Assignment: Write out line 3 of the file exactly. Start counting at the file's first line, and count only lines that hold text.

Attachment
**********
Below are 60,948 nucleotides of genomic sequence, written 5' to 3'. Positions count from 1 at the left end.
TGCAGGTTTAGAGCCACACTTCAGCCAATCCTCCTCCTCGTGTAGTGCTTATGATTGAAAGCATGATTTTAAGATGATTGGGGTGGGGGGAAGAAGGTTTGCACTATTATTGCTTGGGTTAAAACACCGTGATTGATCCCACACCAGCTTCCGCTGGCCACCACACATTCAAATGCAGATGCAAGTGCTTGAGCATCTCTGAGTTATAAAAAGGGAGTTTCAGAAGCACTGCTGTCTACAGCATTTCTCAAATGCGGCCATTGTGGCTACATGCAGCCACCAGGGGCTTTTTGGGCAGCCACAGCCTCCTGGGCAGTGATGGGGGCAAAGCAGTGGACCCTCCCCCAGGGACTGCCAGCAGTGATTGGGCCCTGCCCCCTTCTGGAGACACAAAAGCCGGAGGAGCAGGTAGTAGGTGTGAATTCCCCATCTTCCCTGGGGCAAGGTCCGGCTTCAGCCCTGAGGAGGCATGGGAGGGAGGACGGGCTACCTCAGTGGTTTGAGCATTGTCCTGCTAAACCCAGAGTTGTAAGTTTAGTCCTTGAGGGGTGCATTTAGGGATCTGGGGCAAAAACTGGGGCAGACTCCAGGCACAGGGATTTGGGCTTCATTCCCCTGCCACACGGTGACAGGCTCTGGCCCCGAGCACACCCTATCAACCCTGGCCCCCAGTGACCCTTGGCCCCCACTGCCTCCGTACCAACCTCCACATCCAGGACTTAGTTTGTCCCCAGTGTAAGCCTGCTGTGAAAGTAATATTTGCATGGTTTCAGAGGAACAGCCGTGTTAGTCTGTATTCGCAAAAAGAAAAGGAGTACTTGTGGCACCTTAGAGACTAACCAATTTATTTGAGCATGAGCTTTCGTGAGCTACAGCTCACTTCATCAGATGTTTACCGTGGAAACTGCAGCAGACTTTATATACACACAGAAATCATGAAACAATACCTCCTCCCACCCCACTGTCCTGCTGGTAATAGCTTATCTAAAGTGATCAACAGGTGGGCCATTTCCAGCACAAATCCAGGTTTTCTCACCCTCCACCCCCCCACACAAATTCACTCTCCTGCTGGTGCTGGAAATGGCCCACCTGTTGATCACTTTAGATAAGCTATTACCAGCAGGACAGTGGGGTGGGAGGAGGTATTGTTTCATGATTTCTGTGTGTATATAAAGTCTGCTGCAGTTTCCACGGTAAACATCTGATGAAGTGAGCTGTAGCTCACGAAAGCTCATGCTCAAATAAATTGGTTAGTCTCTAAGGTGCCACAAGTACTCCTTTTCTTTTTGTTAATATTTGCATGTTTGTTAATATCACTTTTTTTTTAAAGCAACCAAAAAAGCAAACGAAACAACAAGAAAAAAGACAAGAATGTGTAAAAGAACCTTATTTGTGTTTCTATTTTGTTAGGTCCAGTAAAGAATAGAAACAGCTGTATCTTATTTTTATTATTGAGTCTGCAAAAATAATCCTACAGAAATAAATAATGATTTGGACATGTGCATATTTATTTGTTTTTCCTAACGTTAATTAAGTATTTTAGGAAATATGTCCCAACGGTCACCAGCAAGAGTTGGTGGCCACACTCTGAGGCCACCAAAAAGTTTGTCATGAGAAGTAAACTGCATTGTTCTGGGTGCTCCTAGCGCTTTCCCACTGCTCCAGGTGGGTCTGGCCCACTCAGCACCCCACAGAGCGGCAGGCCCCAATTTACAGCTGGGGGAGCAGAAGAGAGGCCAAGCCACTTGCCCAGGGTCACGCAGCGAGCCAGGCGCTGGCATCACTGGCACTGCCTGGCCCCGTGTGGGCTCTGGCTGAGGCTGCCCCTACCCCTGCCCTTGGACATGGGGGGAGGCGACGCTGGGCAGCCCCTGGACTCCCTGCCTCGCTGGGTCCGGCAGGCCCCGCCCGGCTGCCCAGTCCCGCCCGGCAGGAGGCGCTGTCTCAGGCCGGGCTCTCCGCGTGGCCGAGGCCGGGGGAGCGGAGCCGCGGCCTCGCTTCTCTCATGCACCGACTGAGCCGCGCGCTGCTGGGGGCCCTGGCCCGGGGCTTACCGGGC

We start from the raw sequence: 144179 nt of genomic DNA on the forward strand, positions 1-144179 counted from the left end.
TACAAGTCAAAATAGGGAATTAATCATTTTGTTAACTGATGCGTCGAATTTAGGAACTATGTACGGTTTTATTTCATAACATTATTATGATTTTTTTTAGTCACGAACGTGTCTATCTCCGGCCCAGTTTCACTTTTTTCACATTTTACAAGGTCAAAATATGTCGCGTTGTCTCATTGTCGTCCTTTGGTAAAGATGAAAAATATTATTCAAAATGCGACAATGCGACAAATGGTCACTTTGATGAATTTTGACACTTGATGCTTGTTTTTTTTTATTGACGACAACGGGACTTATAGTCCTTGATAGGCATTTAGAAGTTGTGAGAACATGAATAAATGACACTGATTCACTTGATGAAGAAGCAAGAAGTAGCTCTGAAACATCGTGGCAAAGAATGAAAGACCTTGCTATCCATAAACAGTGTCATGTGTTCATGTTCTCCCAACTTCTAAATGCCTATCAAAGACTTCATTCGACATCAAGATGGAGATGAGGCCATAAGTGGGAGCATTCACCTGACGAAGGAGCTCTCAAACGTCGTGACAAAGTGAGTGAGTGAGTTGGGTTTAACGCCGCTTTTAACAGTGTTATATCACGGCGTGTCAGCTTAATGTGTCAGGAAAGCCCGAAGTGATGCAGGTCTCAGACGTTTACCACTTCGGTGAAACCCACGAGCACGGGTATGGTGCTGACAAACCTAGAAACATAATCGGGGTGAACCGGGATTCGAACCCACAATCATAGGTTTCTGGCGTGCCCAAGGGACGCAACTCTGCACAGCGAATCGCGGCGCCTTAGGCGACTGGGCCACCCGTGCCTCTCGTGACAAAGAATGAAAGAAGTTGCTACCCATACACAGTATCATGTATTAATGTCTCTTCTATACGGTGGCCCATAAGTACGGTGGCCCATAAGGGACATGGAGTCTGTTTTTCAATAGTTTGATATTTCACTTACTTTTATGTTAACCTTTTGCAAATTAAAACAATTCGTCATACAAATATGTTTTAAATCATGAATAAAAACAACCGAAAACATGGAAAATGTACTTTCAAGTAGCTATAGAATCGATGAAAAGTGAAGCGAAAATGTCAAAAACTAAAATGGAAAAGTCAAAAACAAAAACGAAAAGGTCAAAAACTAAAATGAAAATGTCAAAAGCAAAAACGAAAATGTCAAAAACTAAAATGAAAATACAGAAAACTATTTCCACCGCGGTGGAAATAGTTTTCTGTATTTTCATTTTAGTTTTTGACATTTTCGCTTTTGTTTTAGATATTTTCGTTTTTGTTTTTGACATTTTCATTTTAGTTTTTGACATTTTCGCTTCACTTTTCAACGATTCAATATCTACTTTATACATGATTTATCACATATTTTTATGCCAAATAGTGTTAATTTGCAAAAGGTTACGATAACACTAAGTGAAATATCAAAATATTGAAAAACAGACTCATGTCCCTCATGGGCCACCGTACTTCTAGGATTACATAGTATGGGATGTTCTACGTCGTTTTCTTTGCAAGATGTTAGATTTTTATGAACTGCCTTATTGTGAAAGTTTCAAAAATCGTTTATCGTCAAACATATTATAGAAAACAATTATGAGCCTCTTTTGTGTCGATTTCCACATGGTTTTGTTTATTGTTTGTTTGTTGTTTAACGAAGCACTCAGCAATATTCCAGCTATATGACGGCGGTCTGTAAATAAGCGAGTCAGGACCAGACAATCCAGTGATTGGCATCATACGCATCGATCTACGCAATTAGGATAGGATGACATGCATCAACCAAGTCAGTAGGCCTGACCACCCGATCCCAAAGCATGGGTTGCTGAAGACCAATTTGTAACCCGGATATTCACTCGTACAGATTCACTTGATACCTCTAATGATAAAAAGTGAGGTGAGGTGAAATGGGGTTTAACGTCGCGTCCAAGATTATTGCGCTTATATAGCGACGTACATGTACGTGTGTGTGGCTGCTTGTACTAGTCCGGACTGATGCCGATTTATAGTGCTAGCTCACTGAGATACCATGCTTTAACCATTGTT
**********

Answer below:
We start from the raw sequence: 144179 nt of genomic DNA on the forward strand, positions 1-144179 counted from the left end.